In light of Candace Doane’s recent email to the student body, the discussions being had on Goucher Confessions, and word-of-mouth, I assume we are all aware by now that someone has been defecating on the stairs in Stimson. Some of us have not been so lucky as to hear about it, and had to discover this phenomenon the hard way – by nearly stepping in it.
It was around 10pm on a Sunday evening, and I was en route to the library to hammer out an annotated bibliography, telling myself I was only going to have one cup of coffee and go to bed no later than 3. Thundering down the Probst stairs, wrapped up in my thoughts, I absentmindedly dodged – but only by an inch or so – what I perceived to be a strange shadow near the bottom of the stairs. As my foot became level to it, and a specific odor reached my nose, it dawned on me that this was no shadow.
What I am asking you to imagine here is the stuff of satire, or someone’s novel study-abroad anecdote from their time in a third-world country. Stuff like this does not happen in real life, however. And yet, here it was, facing me on the Probst 1 stairwell. After “ew,” all I could think was, “Why?” And, “What are they trying to say?”
This is not an act of mere vandalism, after all. This is not a simple middle finger to the campus and administration, or at the very least not just that. Tearing down an exit sign is nearly effortless and takes only a moment (though I would not know from experience). Writing one’s name on a wall or the side of a building also takes only a moment, and produces a sense of satisfaction – “I was here,” and we take pride in our names, in our writing and graffiti, which, while vandalism to some, can be art to others. The situation in Stimson is not like that, however. While some may take pride in their graffiti, presumably no one takes pride in their scat. At least not enough pride to put it on display.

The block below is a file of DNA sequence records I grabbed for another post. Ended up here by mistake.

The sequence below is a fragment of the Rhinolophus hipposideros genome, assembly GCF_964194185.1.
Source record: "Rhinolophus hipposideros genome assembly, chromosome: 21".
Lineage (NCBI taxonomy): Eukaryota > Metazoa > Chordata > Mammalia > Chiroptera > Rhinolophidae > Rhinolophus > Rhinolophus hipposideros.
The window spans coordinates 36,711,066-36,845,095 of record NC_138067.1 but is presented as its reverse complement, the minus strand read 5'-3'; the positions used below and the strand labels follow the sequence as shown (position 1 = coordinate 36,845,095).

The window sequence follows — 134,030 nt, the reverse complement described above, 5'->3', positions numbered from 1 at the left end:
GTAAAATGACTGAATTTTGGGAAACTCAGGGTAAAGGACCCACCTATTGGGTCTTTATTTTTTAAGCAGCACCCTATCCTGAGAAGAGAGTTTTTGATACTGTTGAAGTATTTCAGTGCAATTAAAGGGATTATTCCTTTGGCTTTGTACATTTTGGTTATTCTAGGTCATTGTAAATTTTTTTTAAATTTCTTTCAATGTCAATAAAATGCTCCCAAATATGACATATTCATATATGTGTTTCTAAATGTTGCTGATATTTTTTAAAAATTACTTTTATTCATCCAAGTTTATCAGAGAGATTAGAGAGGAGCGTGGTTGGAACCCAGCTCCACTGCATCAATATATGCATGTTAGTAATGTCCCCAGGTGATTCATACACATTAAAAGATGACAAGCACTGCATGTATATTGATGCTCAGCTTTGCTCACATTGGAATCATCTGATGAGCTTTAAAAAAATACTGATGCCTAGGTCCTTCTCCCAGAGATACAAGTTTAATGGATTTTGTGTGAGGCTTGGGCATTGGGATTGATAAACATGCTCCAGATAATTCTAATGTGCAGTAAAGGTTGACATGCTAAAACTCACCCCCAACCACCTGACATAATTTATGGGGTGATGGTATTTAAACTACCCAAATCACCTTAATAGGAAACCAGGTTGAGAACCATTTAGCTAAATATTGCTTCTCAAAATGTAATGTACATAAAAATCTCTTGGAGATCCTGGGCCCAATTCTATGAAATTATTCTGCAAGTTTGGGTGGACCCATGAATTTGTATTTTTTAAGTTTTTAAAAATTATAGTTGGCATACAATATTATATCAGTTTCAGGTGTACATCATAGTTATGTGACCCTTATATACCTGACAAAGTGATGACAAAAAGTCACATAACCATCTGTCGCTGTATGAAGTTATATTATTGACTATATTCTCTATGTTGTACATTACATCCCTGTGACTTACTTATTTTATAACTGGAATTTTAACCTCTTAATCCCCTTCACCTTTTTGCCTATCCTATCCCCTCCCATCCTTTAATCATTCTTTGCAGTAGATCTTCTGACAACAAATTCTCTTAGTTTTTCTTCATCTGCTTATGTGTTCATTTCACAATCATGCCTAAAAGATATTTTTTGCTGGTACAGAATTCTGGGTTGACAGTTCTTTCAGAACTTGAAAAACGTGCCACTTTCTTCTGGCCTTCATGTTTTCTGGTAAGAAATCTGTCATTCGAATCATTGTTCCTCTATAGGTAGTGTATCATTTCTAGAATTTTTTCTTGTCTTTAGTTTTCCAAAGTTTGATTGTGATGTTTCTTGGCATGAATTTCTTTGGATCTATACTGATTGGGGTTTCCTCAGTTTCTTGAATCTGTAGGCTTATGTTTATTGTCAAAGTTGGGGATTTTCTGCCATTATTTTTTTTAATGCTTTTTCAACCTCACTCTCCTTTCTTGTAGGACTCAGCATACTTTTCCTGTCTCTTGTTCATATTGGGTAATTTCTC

As repugnant as these incidents are, and while I am very interested in seeing this person be brought to justice, I am also asking us as members of this community to approach this incident critically. Somebody in our community took the time to execute this, at risk of getting caught, and complete the job from start to finish. As far as nonviolent acts of vandalism go, this is about as violent as it could possibly get. It is definitively political, and that should not be forgotten. This sort of thing simply does not happen, and so in the interest of a fuller understanding of the world, and in light of the fact that it did in fact happen, we owe it to ourselves as a community not simply to try and eradicate this behavior, but also to actually consider it in the first place. That means to take on the unappealing task of fully processing that this has happened multiple times, overcome our anger about it, and consider this intellectually. Therefore, whatever conditions led this person to feel that defecating on the stairs was necessary can be looked at and dealt with. In other words, if this is a discourse, what is being said? This is something I would like us to think about, because I personally have no idea.